Scotiabank Latam Push Outpaces Bank of Montreal U.S. Efforts
(Bloomberg) -- Bank of Nova Scotia’s focus on Latin America proved a better bet than Bank of Montreal’s U.S. push in the fiscal third quarter.
Scotiabank’s earnings topped analysts’ estimates on a surge in profit in its international-banking division, fueled by a sharpened focus on Latin America, and lower provisions for loan losses. Bank of Montreal, meanwhile, fell short of expectations amid greater set-asides for bad loans and more muted growth at its U.S. personal-and-commercial banking division.
“Scotia’s beat against expectations was almost the polar opposite of BMO’s this morning: better-than-expected provisions, largely reflecting reversals of previous provisions on performing loans,” Barclays Plc analyst John Aiken said Tuesday in a note to clients. “The largest beneficiary is the international segment.”
Scotiabank shares gained 0.9% to C$68.39 at 12:18 p.m. in Toronto, while Bank of Montreal plunged 4.1% to C$88.59, its steepest intraday decline since February 2016. Scotiabank is up 0.5% this year, compared with Bank of Montreal’s 0.7% decline and the 3% gain for Canada’s eight-company S&P/TSX Commercial Banks Index.
At Scotiabank, the international-banking division earned C$902 million ($682 million), up 90% from a year ago, when results were pared by acquisition costs. Adjusted profit in the division was up 20%, the biggest gain among the Toronto-based lender’s three main segments. Chief Executive Officer Brian Porter has been focusing on the stable Latin American markets of Mexico, Chile, Colombia and Peru, with a recent acquisition in Chile helping drive growth as the bank retreated from other areas.
At smaller competitor Bank of Montreal, which has focused on the U.S. for greater growth under CEO Darryl White, the earnings increase at its U.S. personal-and-commercial unit, which includes Chicago-based BMO Harris Bank, cooled to 1.1%. That was the smallest expansion since the fourth quarter of fiscal 2017 and was due to higher loan losses and declining net interest margins. Still, profit from the Toronto-based bank’s overall U.S. operations, which include capital markets and wealth management in the country, was up 17% from a year ago.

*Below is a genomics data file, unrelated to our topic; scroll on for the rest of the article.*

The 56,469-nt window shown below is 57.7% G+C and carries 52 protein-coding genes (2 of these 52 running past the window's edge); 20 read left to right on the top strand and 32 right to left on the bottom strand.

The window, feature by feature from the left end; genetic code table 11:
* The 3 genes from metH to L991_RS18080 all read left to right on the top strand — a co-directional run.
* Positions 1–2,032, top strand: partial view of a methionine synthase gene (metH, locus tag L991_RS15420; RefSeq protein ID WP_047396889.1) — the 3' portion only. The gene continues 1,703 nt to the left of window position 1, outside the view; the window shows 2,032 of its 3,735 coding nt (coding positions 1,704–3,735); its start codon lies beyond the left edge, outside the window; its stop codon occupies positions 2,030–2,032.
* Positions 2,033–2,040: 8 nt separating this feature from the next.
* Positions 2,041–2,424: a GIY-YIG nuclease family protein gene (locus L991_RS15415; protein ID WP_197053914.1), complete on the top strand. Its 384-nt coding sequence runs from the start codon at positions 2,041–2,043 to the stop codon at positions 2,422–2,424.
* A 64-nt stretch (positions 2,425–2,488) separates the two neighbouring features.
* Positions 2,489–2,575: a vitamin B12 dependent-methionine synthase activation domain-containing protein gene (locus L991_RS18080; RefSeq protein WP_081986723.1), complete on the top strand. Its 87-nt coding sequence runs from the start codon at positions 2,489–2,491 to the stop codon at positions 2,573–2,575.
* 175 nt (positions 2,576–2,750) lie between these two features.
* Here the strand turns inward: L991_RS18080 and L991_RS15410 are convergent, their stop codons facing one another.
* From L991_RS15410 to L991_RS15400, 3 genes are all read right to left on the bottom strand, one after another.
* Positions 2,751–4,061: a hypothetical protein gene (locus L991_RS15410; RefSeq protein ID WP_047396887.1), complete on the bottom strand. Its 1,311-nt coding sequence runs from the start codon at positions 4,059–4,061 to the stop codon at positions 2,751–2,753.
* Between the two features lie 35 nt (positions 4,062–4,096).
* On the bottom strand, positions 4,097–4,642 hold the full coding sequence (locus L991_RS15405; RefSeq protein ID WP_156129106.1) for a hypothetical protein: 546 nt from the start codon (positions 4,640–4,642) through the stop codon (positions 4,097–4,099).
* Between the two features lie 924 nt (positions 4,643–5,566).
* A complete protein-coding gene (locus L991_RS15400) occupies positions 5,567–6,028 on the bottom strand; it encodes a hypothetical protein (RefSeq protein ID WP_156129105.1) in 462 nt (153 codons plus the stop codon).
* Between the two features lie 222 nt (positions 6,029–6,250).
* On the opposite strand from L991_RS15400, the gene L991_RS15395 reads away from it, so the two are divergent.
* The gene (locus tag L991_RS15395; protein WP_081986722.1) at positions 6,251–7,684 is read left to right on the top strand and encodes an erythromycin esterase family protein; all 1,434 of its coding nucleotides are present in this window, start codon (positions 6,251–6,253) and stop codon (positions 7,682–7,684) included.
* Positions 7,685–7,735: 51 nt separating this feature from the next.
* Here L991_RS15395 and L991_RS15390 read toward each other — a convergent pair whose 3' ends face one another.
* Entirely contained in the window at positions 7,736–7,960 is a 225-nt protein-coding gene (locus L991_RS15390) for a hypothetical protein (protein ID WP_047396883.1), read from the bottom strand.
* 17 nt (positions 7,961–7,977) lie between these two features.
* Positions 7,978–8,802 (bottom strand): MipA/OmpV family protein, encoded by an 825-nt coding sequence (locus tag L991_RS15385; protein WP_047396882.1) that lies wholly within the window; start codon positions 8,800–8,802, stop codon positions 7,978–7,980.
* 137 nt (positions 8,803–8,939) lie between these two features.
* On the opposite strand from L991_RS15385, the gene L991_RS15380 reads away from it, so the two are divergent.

“Our growth in U.S. personal and commercial has really been very, very good over the last few years, and well in excess of peers,” Chief Financial Officer Tom Flynn said in an interview. “We’ve talked about expecting some moderation from the very strong level of growth we’ve had as a reasonable thing to expect, and we’re confident in our ability to continue to outperform peers.”
Bank of Montreal expects to do better than its peers in the U.S. even amid an economic backdrop hampered by trade uncertainties, an issue White flagged during a conference call with analysts.
“It’s hard to ignore the fact that the trade tensions are creating, first of all, volatility in the markets, as you know well, but also some suppression of growth,” White said. “Our customer base in Canada and the U.S. continues to spend and continues to expand, I would say, a little bit more prudently than perhaps they might have six or 12 months ago.”
Scotiabank had adjusted earnings of C$1.88 a share for the three months through July 31, topping analysts’ average estimate of C$1.85, while Bank of Montreal’s adjusted earnings of C$2.38 fell short of the C$2.49 estimate. The miss was driven by higher loan-loss provisions as Canadian consumer losses rose with the migration to a new collections platform, the bank recorded a single large loss from an impaired Canadian commercial loan in the health-care sector and set-asides for performing loans were increased.
“Our loan losses were up in the quarter and they were up from low levels in the last two quarters,” Flynn said, adding that that the prior quarters benefited from recoveries. “We do expect the loan losses to be down from the current level that we had in the third quarter as we look out to the fourth quarter.”
Bank of Montreal also said Tuesday that it’s winding down its property and casualty reinsurance operations.
“In light of the environment in the reinsurance sector, performance is no longer meeting our risk-return expectations and so we’ve made the strategic decision to exit the majority of this business,” White said on his company’s call.
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